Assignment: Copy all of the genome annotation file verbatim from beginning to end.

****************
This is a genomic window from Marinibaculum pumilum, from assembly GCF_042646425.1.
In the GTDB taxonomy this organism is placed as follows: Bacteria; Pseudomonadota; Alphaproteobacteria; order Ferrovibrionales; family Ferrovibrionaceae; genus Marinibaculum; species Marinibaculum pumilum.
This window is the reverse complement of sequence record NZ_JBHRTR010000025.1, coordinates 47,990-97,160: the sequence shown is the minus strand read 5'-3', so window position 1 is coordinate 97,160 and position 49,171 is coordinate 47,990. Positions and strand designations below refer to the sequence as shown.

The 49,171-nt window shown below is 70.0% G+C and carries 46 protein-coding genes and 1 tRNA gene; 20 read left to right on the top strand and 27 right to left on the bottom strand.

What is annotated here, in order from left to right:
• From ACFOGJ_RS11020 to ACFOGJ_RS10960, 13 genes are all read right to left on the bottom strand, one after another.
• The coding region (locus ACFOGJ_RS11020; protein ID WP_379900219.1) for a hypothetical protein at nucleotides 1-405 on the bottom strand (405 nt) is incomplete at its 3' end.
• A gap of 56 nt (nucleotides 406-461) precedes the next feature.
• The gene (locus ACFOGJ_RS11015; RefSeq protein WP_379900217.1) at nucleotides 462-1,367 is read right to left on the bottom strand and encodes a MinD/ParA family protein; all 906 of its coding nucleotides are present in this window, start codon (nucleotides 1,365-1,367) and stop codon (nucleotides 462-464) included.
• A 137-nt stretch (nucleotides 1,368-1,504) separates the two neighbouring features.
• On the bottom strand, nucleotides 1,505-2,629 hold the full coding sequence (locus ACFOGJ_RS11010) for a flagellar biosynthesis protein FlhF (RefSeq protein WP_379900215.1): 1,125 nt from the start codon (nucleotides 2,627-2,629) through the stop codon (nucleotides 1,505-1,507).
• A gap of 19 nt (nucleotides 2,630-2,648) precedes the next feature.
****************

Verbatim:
This is a genomic window from Marinibaculum pumilum, from assembly GCF_042646425.1.
In the GTDB taxonomy this organism is placed as follows: Bacteria; Pseudomonadota; Alphaproteobacteria; order Ferrovibrionales; family Ferrovibrionaceae; genus Marinibaculum; species Marinibaculum pumilum.
This window is the reverse complement of sequence record NZ_JBHRTR010000025.1, coordinates 47,990-97,160: the sequence shown is the minus strand read 5'-3', so window position 1 is coordinate 97,160 and position 49,171 is coordinate 47,990. Positions and strand designations below refer to the sequence as shown.

The 49,171-nt window shown below is 70.0% G+C and carries 46 protein-coding genes and 1 tRNA gene; 20 read left to right on the top strand and 27 right to left on the bottom strand.

What is annotated here, in order from left to right:
• From ACFOGJ_RS11020 to ACFOGJ_RS10960, 13 genes are all read right to left on the bottom strand, one after another.
• The coding region (locus ACFOGJ_RS11020; protein ID WP_379900219.1) for a hypothetical protein at nucleotides 1-405 on the bottom strand (405 nt) is incomplete at its 3' end.
• A gap of 56 nt (nucleotides 406-461) precedes the next feature.
• The gene (locus ACFOGJ_RS11015; RefSeq protein WP_379900217.1) at nucleotides 462-1,367 is read right to left on the bottom strand and encodes a MinD/ParA family protein; all 906 of its coding nucleotides are present in this window, start codon (nucleotides 1,365-1,367) and stop codon (nucleotides 462-464) included.
• A 137-nt stretch (nucleotides 1,368-1,504) separates the two neighbouring features.
• On the bottom strand, nucleotides 1,505-2,629 hold the full coding sequence (locus ACFOGJ_RS11010) for a flagellar biosynthesis protein FlhF (RefSeq protein WP_379900215.1): 1,125 nt from the start codon (nucleotides 2,627-2,629) through the stop codon (nucleotides 1,505-1,507).
• A gap of 19 nt (nucleotides 2,630-2,648) precedes the next feature.